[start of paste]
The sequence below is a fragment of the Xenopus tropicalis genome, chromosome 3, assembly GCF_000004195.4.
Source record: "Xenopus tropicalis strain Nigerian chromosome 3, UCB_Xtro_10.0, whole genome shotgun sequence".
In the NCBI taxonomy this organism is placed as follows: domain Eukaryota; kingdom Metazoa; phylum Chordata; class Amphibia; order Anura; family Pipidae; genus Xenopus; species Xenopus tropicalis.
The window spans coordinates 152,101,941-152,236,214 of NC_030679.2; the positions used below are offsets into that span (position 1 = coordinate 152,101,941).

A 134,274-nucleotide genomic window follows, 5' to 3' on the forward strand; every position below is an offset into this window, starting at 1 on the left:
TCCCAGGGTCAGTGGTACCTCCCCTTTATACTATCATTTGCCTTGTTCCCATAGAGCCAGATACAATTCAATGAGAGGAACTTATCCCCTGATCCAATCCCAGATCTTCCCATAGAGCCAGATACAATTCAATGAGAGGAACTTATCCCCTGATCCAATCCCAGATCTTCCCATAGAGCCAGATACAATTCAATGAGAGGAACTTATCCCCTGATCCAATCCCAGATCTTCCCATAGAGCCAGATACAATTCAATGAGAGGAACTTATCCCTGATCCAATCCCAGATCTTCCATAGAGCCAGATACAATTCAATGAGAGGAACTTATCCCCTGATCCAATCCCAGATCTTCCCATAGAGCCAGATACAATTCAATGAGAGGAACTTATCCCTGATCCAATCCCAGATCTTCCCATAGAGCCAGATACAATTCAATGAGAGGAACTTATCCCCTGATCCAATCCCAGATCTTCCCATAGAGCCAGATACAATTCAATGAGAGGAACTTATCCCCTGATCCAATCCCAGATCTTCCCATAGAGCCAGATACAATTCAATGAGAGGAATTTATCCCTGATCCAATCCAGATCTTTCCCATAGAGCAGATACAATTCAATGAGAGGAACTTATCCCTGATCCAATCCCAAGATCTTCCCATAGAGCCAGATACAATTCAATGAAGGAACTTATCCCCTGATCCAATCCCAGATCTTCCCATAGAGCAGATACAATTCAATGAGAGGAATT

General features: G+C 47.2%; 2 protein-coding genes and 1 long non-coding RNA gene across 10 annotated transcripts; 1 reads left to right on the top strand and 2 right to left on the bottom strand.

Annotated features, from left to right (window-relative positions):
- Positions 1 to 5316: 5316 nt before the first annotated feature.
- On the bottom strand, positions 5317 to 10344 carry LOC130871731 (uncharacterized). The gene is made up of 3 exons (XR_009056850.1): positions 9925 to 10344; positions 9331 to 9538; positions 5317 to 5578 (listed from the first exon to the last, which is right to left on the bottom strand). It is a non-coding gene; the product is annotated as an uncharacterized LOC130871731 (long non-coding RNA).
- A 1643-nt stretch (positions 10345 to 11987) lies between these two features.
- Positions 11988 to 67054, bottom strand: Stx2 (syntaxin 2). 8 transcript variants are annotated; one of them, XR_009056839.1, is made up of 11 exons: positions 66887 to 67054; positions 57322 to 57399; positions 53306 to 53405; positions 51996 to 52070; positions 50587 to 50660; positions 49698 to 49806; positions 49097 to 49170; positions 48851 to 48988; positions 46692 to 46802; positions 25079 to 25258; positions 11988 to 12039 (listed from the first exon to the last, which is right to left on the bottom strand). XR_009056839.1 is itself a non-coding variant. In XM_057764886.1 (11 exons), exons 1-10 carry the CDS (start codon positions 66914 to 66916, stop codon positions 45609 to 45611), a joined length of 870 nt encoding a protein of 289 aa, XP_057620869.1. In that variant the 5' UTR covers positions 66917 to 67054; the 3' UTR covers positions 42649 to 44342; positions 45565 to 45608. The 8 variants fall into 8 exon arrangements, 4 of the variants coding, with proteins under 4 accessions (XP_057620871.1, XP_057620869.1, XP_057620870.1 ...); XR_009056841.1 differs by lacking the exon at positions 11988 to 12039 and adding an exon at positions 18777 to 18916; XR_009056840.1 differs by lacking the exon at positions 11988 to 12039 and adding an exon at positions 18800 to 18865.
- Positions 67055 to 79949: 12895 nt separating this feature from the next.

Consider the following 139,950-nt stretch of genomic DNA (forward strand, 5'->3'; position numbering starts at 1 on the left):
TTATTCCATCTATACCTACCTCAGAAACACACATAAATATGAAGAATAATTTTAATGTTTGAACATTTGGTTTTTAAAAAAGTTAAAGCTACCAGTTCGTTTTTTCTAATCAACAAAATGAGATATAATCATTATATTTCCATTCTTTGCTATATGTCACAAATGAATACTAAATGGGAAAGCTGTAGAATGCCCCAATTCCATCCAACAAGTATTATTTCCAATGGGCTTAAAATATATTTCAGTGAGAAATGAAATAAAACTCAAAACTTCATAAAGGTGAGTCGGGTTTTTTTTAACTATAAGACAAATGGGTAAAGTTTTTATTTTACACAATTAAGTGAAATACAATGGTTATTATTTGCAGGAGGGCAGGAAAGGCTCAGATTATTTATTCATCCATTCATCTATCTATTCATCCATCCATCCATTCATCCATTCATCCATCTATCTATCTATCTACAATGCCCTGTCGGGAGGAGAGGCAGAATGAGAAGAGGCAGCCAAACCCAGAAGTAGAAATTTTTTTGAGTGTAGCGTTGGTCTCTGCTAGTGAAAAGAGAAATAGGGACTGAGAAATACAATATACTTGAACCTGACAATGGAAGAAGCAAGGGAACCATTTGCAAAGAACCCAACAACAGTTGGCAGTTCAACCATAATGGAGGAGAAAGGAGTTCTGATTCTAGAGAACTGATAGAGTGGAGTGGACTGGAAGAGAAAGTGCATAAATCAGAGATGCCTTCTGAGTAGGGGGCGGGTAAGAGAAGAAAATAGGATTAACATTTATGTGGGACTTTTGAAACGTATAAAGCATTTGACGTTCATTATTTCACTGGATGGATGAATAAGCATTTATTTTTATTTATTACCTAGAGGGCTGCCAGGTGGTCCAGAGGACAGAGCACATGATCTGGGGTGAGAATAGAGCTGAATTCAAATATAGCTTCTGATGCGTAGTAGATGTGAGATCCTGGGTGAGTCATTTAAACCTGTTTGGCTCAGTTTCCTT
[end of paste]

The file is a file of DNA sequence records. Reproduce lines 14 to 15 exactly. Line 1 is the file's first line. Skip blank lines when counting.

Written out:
Consider the following 139,950-nt stretch of genomic DNA (forward strand, 5'->3'; position numbering starts at 1 on the left):
TTATTCCATCTATACCTACCTCAGAAACACACATAAATATGAAGAATAATTTTAATGTTTGAACATTTGGTTTTTAAAAAAGTTAAAGCTACCAGTTCGTTTTTTCTAATCAACAAAATGAGATATAATCATTATATTTCCATTCTTTGCTATATGTCACAAATGAATACTAAATGGGAAAGCTGTAGAATGCCCCAATTCCATCCAACAAGTATTATTTCCAATGGGCTTAAAATATATTTCAGTGAGAAATGAAATAAAACTCAAAACTTCATAAAGGTGAGTCGGGTTTTTTTTAACTATAAGACAAATGGGTAAAGTTTTTATTTTACACAATTAAGTGAAATACAATGGTTATTATTTGCAGGAGGGCAGGAAAGGCTCAGATTATTTATTCATCCATTCATCTATCTATTCATCCATCCATCCATTCATCCATTCATCCATCTATCTATCTATCTACAATGCCCTGTCGGGAGGAGAGGCAGAATGAGAAGAGGCAGCCAAACCCAGAAGTAGAAATTTTTTTGAGTGTAGCGTTGGTCTCTGCTAGTGAAAAGAGAAATAGGGACTGAGAAATACAATATACTTGAACCTGACAATGGAAGAAGCAAGGGAACCATTTGCAAAGAACCCAACAACAGTTGGCAGTTCAACCATAATGGAGGAGAAAGGAGTTCTGATTCTAGAGAACTGATAGAGTGGAGTGGACTGGAAGAGAAAGTGCATAAATCAGAGATGCCTTCTGAGTAGGGGGCGGGTAAGAGAAGAAAATAGGATTAACATTTATGTGGGACTTTTGAAACGTATAAAGCATTTGACGTTCATTATTTCACTGGATGGATGAATAAGCATTTATTTTTATTTATTACCTAGAGGGCTGCCAGGTGGTCCAGAGGACAGAGCACATGATCTGGGGTGAGAATAGAGCTGAATTCAAATATAGCTTCTGATGCGTAGTAGATGTGAGATCCTGGGTGAGTCATTTAAACCTGTTTGGCTCAGTTTCCTT